Aside from BMS, companies such as Alnylam have cited the new law for changes to research plans. And the CEOs of AstraZeneca and Merck have flagged their own concerns about how the law could change cancer drug development.

For her part, Dusetzina says these arguments are “disingenuous.”  

“There’s going to be every effort to blame the law for any change in drug development," she said. "Any time they kill a product off in early development, they can point to the law as an excuse for that.” 

As industry watchers universally acknowledge, far from all pipeline projects become approved drugs. Many R&D projects that pharma companies claim to have sidelined because of IRA concerns wouldn’t have made it anyway, Dusetzina figures.

Industry pushback

While pharma pricing experts have no shortage of questions about how the law will play out, the biopharma industry has a specific set of complaints. In a statement after the IRA's passage, PhRMA CEO Stephen Ubl said the law "will lead to fewer new treatments and doesn’t do nearly enough to address the real affordability problems facing patients at the pharmacy."

Specifically, supporters of the biopharma industry have said the IRA doesn't address the vast amount of drug spending that goes to insurers or "middlemen" that negotiate discounts and access. The bill doesn't include measures for commercially insured patients or changes to the drug rebates that have been ballooning in recent years, according to biopharma backers. There's been some discussion about eliminating pharmaceutical rebates over the years, but that idea hasn't gained enough traction to become a reality.

This summer, PhRMA spokesperson Sarah Sutton said the industry lobby group was looking at ways to challenge the IRA. In August, Sutton said the organization would "explore every opportunity—including legislative, regulatory and legal—to make sure patients have access to the medicines they need and our industry can continue to develop lifesaving cures and treatments."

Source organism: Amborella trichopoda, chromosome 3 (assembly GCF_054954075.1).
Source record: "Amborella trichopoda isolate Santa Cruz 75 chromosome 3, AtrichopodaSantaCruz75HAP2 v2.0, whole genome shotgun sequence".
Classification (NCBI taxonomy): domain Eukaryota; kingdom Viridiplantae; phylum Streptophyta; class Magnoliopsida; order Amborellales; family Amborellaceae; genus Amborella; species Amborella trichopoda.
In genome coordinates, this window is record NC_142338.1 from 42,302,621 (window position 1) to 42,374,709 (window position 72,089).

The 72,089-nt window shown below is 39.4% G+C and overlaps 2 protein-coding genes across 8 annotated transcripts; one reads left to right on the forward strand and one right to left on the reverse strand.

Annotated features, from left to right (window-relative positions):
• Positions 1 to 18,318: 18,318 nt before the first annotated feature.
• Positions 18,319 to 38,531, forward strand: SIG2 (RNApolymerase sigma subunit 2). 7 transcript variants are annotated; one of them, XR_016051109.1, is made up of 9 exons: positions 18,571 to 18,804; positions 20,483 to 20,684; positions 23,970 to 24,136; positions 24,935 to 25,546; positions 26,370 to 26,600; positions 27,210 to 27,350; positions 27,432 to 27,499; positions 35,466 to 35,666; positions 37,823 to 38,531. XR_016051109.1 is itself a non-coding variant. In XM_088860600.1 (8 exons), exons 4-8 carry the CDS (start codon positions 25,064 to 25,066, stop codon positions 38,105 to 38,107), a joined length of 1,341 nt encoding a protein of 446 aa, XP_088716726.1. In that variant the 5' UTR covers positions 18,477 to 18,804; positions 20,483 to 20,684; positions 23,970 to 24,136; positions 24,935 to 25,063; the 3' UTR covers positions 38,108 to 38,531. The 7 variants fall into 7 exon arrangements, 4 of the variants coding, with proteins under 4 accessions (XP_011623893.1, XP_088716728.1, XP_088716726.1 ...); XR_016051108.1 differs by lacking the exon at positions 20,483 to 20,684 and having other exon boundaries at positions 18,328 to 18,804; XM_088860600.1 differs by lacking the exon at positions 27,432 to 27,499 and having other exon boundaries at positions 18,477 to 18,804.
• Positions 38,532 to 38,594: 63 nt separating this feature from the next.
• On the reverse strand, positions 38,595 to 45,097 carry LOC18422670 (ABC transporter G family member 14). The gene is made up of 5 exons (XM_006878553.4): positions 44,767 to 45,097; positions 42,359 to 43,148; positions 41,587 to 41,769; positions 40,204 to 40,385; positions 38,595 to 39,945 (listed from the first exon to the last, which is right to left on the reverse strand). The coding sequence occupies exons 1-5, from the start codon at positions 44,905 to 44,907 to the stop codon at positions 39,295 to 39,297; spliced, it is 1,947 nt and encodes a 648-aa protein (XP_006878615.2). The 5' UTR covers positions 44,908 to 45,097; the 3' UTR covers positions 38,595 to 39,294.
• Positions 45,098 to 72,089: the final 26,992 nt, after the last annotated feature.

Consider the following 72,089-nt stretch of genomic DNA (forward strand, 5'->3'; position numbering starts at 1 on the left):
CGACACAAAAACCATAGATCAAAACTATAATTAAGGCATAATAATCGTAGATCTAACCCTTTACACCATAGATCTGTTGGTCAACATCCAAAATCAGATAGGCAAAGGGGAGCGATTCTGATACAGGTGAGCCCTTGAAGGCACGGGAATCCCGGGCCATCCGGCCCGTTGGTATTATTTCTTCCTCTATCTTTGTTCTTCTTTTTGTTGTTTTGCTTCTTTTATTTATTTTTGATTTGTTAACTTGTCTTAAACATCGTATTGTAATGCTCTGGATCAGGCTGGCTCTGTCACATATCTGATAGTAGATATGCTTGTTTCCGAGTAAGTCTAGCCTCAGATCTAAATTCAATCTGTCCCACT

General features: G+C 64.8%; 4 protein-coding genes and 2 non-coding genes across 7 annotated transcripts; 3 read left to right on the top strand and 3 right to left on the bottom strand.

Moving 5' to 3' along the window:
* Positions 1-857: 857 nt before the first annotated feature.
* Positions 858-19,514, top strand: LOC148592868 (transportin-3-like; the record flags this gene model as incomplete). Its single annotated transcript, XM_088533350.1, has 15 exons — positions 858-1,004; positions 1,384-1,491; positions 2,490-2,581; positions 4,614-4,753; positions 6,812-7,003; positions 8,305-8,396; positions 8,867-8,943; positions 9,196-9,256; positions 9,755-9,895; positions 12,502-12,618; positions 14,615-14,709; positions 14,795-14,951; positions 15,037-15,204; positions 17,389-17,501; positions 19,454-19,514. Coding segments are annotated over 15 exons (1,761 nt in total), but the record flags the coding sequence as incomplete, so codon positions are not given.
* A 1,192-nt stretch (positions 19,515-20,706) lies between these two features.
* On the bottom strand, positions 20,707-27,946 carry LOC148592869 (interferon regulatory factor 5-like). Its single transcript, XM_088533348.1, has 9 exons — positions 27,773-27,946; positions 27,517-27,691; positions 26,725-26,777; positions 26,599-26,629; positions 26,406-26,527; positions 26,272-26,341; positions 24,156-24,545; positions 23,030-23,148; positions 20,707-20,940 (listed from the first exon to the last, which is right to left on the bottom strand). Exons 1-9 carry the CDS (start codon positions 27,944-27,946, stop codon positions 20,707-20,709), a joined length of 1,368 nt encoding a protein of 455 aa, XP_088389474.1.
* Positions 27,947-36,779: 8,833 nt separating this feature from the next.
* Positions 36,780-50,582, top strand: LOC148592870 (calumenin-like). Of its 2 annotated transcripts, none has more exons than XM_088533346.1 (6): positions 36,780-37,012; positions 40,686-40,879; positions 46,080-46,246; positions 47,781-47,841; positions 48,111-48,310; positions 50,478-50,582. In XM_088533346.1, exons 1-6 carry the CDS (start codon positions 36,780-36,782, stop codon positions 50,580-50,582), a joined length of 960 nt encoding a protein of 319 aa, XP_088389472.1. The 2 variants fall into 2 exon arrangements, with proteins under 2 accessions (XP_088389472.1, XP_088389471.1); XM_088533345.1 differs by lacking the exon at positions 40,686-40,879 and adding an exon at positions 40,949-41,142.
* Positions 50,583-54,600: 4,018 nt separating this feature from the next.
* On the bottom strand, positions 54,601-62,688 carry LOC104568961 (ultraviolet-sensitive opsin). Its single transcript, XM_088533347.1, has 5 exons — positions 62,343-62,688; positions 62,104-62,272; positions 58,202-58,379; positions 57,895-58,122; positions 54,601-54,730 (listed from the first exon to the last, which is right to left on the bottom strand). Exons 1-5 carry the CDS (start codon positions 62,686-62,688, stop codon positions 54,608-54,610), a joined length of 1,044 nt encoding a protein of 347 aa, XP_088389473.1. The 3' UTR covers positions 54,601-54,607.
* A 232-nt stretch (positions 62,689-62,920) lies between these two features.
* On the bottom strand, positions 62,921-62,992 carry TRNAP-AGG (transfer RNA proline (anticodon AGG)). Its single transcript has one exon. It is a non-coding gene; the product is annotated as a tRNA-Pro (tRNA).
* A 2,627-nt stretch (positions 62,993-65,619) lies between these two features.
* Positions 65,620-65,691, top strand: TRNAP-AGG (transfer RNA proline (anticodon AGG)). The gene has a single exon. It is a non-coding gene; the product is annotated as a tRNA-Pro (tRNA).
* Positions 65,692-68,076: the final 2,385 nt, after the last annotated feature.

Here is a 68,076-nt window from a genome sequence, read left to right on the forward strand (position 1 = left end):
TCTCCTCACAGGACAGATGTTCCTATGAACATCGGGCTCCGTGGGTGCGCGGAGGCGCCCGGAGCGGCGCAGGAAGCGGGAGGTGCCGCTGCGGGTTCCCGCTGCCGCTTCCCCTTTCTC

At that time, drug pricing expert Rachel Sachs, a law professor at Washington University in St. Louis, wrote that the industry would likely look at several ways to affect the IRA's rollout, including through legal challenges and in the rulemaking process at the Centers for Medicare & Medicaid Services.

But while the industry has its own gripes, Ovid Therapeutics CEO Jeremy Levin said on a recent edition of Daphne Zohar's "Biotech Hangout" that the bill was written "extremely well" and that legal challenges "are going to be very tough." Speaking with other industry stakeholders, Levin said the law was a result of the industry focusing its innovation message on legislators rather than the public and patients over the span of several presidential administrations.

Other drug-pricing frontiers

Even with the IRA in the books, lawmakers are still looking for other ways to regulate drug prices. In a bill introduced in mid November, U.S. House members Jackie Speier, Jerry Nadler and Katie Porter called for a “independent, evidence-based process” to review drug costs and benefits. Two weeks before that proposal, Porter’s office released a report scrutinizing the escalating launch prices of cancer drugs.  

And aside from the core drug pricing components in the IRA, Dusetzina said there’s “some possibility” the Biden administration could use targeted executive actions to explore other cost-cutting avenues. Plus, there may be a political consensus to limit monthly cost-sharing for diabetics with commercial insurance who use insulin, similar to the $35 out-of-pocket monthly cap for Medicare recipients in the IRA, she said.

Further, Dusetzina said she could envision more pricing scrutiny for drugs launched under the FDA’s accelerated approval program. Pricing experts want to incentivize research and access for therapies without a viable alternative but also want to ensure pharma companies complete follow-up studies as required. The healthcare system shouldn’t “overpay” when the benefits aren’t clearly established under the accelerated pathway, she added. 

As Harvard's Rome sees it, other potential areas of focus are in the private market or on launch prices going forward. Rebates are also a big sticking point that could see future attention as the conversation on U.S. drug pricing continues to evolve, he said.